Why Am I Not Getting the Job?
As I watch the comments that are posted here, I am struck by the questions many are posing about why they are not being hired. Several of these are related to administrative positions, with a few in the teaching areas. There are a number of questions that can be asked in return, so I will pose a few of them here myself.
At what level/in what field are you applying? I find general agreement that middle- and secondary-level administrative positions are more difficult to fill than those at the elementary level. In teaching, the shortage fields are well-documented, with others that have an abundance of candidates.
In what type of community are you seeking employment? Again, positions in rural areas and urban areas may be less desirable to candidates, so the pools of candidates tend to be smaller than those for suburban districts. A friend and colleague seeking his first administrative position several years ago found his first position in rural western Kansas, though he had spent his long teaching career in the more populous northeastern part of the state. Geographic flexibility helps.
Have you asked the hiring officials why you didn't get the job? Often they will simply tell you that you were not the right fit or that they found a candidate more qualified. Ask what you could do the next time to be a better fit. Ask what they were looking for that made the other candidate more qualified.
Did you examine how you might fit or not fit into the community served? While in some ways it may appear to conflict with the suggestion of looking outside the region, community fit is important. Think about it - we tend to hire those that reflect our own values, our own culture. Community flexibility helps.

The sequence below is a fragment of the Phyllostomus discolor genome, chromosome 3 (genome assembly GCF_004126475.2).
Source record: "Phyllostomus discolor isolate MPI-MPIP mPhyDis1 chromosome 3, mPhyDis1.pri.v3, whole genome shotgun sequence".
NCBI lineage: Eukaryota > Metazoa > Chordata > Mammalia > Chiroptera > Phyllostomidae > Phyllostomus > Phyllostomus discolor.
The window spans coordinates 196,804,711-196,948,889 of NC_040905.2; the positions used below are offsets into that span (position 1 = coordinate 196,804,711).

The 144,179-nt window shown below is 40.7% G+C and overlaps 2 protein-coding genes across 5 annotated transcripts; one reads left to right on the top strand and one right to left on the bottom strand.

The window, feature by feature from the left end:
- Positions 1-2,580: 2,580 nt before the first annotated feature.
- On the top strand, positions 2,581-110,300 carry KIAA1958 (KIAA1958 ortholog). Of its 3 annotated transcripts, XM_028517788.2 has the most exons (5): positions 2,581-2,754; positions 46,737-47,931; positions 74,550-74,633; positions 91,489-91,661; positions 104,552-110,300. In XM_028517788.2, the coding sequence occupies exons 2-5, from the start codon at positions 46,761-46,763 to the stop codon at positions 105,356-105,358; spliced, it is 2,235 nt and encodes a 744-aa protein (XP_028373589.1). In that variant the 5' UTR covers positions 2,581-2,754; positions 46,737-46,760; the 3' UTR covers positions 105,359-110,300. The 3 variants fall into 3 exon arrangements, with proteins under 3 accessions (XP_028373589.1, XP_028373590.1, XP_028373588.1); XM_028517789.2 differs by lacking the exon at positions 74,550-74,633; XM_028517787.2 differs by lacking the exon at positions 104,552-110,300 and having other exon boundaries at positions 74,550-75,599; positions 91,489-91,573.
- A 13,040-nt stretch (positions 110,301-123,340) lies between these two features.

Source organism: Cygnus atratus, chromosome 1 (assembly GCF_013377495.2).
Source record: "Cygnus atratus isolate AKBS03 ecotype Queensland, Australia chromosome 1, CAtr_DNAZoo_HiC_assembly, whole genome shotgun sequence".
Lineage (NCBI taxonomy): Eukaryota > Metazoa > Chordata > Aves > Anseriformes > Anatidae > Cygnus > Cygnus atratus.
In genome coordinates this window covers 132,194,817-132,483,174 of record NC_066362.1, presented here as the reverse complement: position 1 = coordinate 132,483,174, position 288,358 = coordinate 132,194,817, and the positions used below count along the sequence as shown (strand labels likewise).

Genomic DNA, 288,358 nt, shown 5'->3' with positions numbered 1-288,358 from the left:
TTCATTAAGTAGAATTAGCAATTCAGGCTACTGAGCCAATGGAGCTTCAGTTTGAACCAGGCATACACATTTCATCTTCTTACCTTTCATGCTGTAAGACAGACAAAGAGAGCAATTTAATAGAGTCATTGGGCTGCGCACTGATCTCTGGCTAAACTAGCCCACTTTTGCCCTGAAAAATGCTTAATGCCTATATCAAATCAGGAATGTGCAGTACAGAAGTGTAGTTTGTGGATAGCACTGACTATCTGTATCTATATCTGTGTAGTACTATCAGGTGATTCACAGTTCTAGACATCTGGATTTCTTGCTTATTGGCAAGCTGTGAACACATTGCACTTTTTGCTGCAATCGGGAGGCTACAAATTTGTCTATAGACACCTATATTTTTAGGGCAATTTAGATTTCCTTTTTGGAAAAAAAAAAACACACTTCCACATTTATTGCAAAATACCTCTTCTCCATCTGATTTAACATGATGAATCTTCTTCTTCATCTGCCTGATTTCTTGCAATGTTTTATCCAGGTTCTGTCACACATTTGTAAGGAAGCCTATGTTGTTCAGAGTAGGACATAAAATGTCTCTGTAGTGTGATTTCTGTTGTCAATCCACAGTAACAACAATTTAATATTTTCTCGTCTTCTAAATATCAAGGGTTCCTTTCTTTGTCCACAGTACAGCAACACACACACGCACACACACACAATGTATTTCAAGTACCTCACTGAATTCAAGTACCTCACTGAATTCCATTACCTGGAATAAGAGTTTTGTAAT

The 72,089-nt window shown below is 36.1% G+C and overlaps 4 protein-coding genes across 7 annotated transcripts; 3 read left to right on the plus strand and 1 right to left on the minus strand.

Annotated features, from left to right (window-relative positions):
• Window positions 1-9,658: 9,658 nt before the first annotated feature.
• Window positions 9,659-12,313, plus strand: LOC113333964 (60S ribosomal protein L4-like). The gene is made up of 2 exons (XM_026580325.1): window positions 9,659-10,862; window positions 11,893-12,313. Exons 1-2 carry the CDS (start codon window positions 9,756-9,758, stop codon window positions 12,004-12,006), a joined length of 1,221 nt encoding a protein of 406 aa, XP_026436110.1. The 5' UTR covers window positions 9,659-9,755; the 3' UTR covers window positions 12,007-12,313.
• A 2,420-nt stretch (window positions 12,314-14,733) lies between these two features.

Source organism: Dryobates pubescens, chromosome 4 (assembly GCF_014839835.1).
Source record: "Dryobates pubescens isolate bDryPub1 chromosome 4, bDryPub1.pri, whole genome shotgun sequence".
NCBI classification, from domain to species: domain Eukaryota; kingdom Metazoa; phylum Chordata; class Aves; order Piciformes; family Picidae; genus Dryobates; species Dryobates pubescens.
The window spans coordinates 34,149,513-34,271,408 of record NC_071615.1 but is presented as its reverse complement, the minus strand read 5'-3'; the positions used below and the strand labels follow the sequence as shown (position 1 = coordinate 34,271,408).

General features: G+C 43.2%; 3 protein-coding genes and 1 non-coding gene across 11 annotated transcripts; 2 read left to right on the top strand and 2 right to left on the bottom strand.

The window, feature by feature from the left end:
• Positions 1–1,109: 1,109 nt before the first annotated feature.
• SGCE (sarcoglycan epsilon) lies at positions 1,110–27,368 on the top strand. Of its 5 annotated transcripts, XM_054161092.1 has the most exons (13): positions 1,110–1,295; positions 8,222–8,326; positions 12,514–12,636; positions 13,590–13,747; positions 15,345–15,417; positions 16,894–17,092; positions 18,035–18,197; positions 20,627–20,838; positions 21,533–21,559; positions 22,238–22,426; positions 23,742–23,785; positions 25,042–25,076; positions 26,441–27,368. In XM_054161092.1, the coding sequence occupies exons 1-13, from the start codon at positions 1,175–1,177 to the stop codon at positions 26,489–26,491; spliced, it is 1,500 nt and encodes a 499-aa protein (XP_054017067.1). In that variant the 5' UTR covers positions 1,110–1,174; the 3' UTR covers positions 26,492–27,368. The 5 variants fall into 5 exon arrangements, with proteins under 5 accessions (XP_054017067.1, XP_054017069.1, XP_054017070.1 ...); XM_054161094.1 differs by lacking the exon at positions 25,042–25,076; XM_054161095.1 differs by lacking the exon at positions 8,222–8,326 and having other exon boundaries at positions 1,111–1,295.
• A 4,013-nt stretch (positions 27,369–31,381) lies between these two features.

Does the district where you applied for the administrator position have a "grow your own" program? If so, the homegrown candidates usually get the job. The district has invested in those folks for a reason. How familiar are you with the district and the building? You need to be able to speak confidently about the job and about your concrete plans once you have the job.
Have you asked someone you really trust to be honest with you about why THEY think you did not get the job? Ask someone that you know will tell you the unvarnished truth. Sometimes things that you have not really thought about will come to light. For example, the candidate who has been passed over for positions several times becomes exasperated, and that will show in interviews unless the candidate maintains a conscious and significant effort to NOT let it show. Sometimes you have to be an actor - a good one.
There is more, but all of this goes to the makeup of the pool of candidates. What a lot, and I mean a LOT, of candidates lose sight of is that the selection process is a competition. There is one winner. The person who knows best how to get the job will win; it will not necessarily be the "best" person for the job. A huge factor that you have no control over in this process is who your competitors are. Since you do not know who they are nor how well prepared they are, you must simply be the best candidate you can be for the specific job you are seeking. Do your best and be persistent. Good luck!
Director of Career Services,
Washburn University, on behalf of AAEE